Let’s talk about books. (Those heavy paper things that you used to read before the dawn of Kindle.)
Books are an unsung hero of home décor. They not only act as fantastic insulation and are brilliant at absorbing sound so can totally transform many of the big open spaces we now crave, but they also say a massive amount about you and the home they sit in. Few can resist a quick peek at the spines on a bookcase and making some pretty bold generalisations based on them. So when it comes to selling your house, have a very good think about what books you want to display to those coming around to view your property. They can be a great icebreaker for prospective buyers but beware of over-sharing by displaying books that really should be confined to the bedroom drawer!
Ten tips for bookworms when selling a property:
Sarah’s suggested ‘Do Nots’ for bookworms looking to sell their house:
Books everywhere: Too many can create a chaotic feel and make the photos look untidy too. Unless it’s the look you are really going for put the majority of your books in a watertight container with a lid and store tidily away during the house-selling process.
Self-help books: Selling a home can be stressful and while I think there are some great self-help books out there, if a buyer’s eyes lands on a bundle of books about resolving broken relationships this might influence how they feel about your home. Ok, you might be a therapist and these books might be part of your work, but the home-buyer does not need to see them.
Sexy books: 50 Shades of Grey was a bestseller but this is no excuse to share your fetishes with the general homebuying public. Bedside drawers are there for a reason. Keep your naughty books tidily away when showing guests around your home.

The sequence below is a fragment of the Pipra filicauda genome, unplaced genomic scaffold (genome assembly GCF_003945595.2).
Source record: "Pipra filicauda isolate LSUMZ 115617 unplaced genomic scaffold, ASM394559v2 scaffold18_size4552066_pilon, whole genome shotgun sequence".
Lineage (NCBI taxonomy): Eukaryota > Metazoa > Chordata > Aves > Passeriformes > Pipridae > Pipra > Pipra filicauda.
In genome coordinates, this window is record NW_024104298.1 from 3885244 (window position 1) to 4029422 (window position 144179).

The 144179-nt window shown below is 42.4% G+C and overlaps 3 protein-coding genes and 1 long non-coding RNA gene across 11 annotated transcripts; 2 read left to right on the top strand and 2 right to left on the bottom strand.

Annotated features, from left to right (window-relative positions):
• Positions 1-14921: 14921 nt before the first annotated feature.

Unusual hobbies: As your estate agent I honestly don’t mind if you are researching the history of witchcraft or studying taxidermy, but diagrams of how to dissect a mouse left out on the coffee table is likely to turn the stomach of some homebuyers so is best left out of sight.
Sarah’s suggested ‘Dos’ for bookworms looking to sell their house:
Cookery books: Cookery books are great for creating a ‘homely’ atmosphere and projecting a positive image. I wouldn’t suggest you rush out and buy them specially, but if you own them already, displaying them in the kitchen can add a nice touch to your home.
Selecting some classics: Dickens, Austen and Brontë sit happily on many bookshelves and hardbacked books can look gorgeous when placed around a living room, staircase bookshelf or bedroom. Mismatching covers and sizes of books just add character and these classics will never go out of fashion.
Kids books: These are lovely to display but try to keep them on the shelves not scattered on the floor. The same applies to other children’s toys such as Lego, which can be painful when stepped on. An old-fashioned ‘Toy Box’ can be great for hiding away toys for half an hour while you are showing guests around. As a Mum myself I know this can be easier said than done!
Local history books: I’d encage these, as it can be really interesting to read up about the history of your home and the area, and provides a nice safe topic to discuss when potential buyers come around. To some extent you are selling the positives of the area as well as the house itself.
‘Coffee table books’ Large map books and nature books can add a bit of character to an empty coffee table and never really go in or out of fashion. I love a good coffee table tome and being able to bond over Bowie or film posters can be fun.
The latest prize-winning books! Once again, if you don't already own Hilary Mantel or Eleanor Catton, it’s unlikely to make or break your house sale, but it says something about you and the buyer if you can bond over award-winning literature. And it’s always nice to have something ‘off-topic’ to chat about.
What is Tepilo? A modern estate agent – offering all the services a traditional estate agent does, but online. Our aim is to give you more control over the way you sell or rent your home, saving you a huge amount of money in the process.
For more, contact Helen Campbell at Campbell Brown